Date: August 17, 1870
Victim: Fred A. Merrick
Cause of Death: Gunshot
Accused: Edward H. Rulloff
The man first told the police his name was Charles Augustus then later said he was George Williams. He was taken to see the two drowned men but did not recognize either of them. The bodies had been on public display all morning and hundreds of curiosity seekers had passed by. Among them was Judge Ransom Balcom who instantly recognized the suspect and said to him:
You are Edward H. Rulloff; you murdered your wife and child in Lansing in 1845.
Then he turned to the coroner’s jury assembled near the corpses and said:
This man understands his rights better than you do, and will defend them to the last.
An 1871 biography of Edward Rulloff was entitled The Man of Two Lives. This was an understatement. Rulloff—also known as James Nelson, E. C. Howard, James Dalton, Edward Lieurio, etc.— had been a doctor, a lawyer, a schoolmaster, a photographer, a carpet designer, an inventor, and a phrenologist. Most notably, Rulloff was a philologist, who could speak Latin, Greek and six modern languages and was working on a manuscript, Method in the Formation of Language, which he believed would revolutionize the field. The dichotomy of Edward Rulloff’s life was the fact that he financed his research by theft and did much of his philological work in prison.
The problem with the charge of murder was the lack of corpses. They believed that Rulloff had sunk the bodies in Lake Cayuga, but repeated dredging had turned up nothing. In 1846 he was brought to trial anyway. Rulloff directed his own defense, and tried to focus on the lack of evidence, but the jury was predisposed to convict him of something. He was found guilty of abduction, and sentenced to ten years in Auburn Prison.
On the day of his release in 1856, a warrant was issued against Rulloff for the murder of his wife. Rulloff argued that it was double jeopardy, and rather than argue this point, the district attorney charged him instead with the murder of his daughter. Rulloff was tried again and convicted again. This time he appealed, but the verdict was upheld.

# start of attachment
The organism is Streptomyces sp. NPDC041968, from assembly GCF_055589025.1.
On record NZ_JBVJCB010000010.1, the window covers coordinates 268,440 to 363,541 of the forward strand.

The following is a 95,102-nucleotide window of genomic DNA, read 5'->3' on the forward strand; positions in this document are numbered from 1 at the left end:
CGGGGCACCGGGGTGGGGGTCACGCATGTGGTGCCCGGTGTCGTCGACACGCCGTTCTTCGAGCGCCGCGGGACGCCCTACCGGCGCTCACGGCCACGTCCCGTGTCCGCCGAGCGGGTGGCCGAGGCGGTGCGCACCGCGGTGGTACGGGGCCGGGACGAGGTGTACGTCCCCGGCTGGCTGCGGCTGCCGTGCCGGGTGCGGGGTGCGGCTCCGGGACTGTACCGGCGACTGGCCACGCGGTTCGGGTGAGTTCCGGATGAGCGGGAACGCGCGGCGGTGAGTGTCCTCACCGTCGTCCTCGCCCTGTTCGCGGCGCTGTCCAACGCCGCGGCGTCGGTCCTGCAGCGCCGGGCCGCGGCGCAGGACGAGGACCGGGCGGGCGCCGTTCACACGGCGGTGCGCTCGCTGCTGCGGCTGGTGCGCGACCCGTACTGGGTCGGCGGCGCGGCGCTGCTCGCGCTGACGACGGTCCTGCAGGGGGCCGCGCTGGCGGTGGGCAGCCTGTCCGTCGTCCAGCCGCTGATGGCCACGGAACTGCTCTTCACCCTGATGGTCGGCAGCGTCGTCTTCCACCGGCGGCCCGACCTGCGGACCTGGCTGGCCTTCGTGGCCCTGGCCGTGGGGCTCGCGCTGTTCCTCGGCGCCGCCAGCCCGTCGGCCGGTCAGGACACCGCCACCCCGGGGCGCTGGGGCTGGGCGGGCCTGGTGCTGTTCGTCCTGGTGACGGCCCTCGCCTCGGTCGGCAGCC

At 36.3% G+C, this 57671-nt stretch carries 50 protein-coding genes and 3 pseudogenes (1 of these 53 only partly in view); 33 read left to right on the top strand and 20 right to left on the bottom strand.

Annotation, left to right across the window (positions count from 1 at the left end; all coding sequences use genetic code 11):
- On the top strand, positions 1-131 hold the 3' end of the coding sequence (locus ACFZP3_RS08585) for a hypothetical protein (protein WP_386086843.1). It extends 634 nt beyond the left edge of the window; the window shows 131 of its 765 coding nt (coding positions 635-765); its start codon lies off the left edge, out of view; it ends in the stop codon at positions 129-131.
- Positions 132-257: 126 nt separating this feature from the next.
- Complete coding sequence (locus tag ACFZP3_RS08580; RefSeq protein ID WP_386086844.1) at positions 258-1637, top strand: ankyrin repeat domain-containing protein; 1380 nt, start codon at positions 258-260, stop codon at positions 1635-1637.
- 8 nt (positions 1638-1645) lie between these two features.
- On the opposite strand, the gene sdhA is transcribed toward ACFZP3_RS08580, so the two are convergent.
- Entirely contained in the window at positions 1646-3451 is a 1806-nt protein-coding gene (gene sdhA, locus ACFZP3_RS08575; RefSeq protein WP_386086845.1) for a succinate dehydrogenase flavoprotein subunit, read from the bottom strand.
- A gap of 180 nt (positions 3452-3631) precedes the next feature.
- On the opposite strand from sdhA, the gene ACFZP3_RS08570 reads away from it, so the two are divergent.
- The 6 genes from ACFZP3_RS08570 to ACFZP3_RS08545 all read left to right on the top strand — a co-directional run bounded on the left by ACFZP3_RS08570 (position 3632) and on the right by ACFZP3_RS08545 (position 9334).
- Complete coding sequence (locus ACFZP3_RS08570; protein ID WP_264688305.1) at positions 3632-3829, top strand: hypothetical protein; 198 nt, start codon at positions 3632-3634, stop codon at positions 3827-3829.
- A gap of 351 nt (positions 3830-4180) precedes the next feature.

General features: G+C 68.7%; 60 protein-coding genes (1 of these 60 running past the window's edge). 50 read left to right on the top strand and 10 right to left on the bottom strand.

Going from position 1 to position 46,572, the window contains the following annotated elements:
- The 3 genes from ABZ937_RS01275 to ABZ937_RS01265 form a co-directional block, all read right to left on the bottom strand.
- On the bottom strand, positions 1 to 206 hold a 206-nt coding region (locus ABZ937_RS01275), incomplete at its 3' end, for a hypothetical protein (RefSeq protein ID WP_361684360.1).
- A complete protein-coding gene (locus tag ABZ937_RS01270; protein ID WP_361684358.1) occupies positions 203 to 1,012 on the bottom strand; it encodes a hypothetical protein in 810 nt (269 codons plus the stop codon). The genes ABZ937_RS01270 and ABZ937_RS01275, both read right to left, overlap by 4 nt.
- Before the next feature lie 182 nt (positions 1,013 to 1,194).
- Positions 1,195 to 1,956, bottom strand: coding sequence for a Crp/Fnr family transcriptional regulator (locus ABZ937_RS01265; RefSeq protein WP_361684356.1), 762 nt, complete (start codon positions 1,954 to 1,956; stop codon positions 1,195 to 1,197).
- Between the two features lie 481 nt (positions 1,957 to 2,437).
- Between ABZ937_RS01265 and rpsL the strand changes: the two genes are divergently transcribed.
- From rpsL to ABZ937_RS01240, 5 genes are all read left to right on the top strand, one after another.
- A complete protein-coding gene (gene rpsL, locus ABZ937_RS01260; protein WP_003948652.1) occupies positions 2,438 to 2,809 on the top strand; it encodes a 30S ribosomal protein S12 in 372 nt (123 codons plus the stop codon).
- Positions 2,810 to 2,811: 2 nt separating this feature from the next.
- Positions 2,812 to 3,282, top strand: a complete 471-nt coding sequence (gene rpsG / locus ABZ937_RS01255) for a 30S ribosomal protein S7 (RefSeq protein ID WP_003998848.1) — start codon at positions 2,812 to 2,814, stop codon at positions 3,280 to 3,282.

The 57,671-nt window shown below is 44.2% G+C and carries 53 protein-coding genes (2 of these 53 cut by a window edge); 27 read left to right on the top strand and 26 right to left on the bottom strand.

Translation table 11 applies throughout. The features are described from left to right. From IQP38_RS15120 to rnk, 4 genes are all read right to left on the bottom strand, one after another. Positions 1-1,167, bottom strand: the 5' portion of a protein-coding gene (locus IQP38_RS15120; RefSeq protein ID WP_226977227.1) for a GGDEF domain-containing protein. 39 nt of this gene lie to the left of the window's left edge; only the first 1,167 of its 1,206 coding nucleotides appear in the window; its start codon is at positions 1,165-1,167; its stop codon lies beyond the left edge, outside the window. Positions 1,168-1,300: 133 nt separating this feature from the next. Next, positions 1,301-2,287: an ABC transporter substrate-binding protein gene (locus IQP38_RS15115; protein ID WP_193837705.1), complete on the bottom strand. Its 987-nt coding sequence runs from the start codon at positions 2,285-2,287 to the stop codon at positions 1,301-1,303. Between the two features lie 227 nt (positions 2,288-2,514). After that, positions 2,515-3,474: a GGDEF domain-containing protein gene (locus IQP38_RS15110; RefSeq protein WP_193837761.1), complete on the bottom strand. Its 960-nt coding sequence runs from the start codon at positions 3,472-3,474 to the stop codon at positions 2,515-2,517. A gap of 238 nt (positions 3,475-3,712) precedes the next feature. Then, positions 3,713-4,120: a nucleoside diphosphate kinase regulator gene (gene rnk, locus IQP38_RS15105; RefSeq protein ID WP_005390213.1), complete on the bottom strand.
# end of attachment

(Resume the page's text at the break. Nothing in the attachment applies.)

While awaiting sentencing in the Ithaca jail, Rulloff began tutoring Albert Jarvis, the son of the undersheriff, in Latin and Greek. He also became close with his mother, Jane, who did not believe that Rulloff was a murderer. In 1857 Rulloff escaped from jail. It was fairly obvious that he had inside help, since in addition to a chain around his ankle, there were eight locks between the cell and the outside. Al Jarvis remained a friend and associated of Rulloff for the rest of his life, and Jane Jarvis would later secretly visit when Rulloff was living in Brooklyn.
Rulloff was recaptured and sentenced to hang. He appealed again and this time succeeded and a new trial was ordered. Tired of waiting for justice, the people of Ithaca formed a lynch mob, ready to storm the jail but Rulloff was transferred to Auburn before any damage could be done.
Prosecutors decided there was little hope of success in trying him again for murder without corpses and there was no interest in prosecuting him for escaping jail, so Rulloff was extradited to Erie, Pennsylvania, where he was wanted for jewel theft. Rulloff was not prosecuted there either. Though nearly everyone in Western New York believed Rulloff was guilty of abduction , theft, assault, fraud, jail-breaking, and murder, he was now a free man.
Philology and Theft
Though Al and Billy preferred to work without Rulloff—he had an unfortunate knack for getting caught—he was with them in Binghamton that night in 1870, robbing Halbert’s dry goods store. Through the contents of their pockets, the drowned men were identified as Al Jarvis and Billy Dexter, and traced to the Brooklyn apartment where Rulloff had been living under the name Edward C. Howard. Rulloff was charged with the murder of Fred Merrick.
Trial: January 4, 1871
Edward Rulloff’s trial received extensive press coverage and over 2,000 people a day came to watch in a courtroom built for half that many. The prosecution introduced witnesses from Brooklyn as well as the eye-witness Gilbert Burrows. Rulloff once again directed his own defense, claiming that he was not in Binghamton the night of the murder and that whoever committed the murder acted in self-defense and not premeditation. The jury deliberated for four and a half hours; the issue of debate was not guilt but the degree of the crime. Most wanted first-degree murder, but some were pressing for second-degree or manslaughter. In the end Edward Rulloff was convicted of first-degree murder and he was sentenced to hang on March 3, 1871.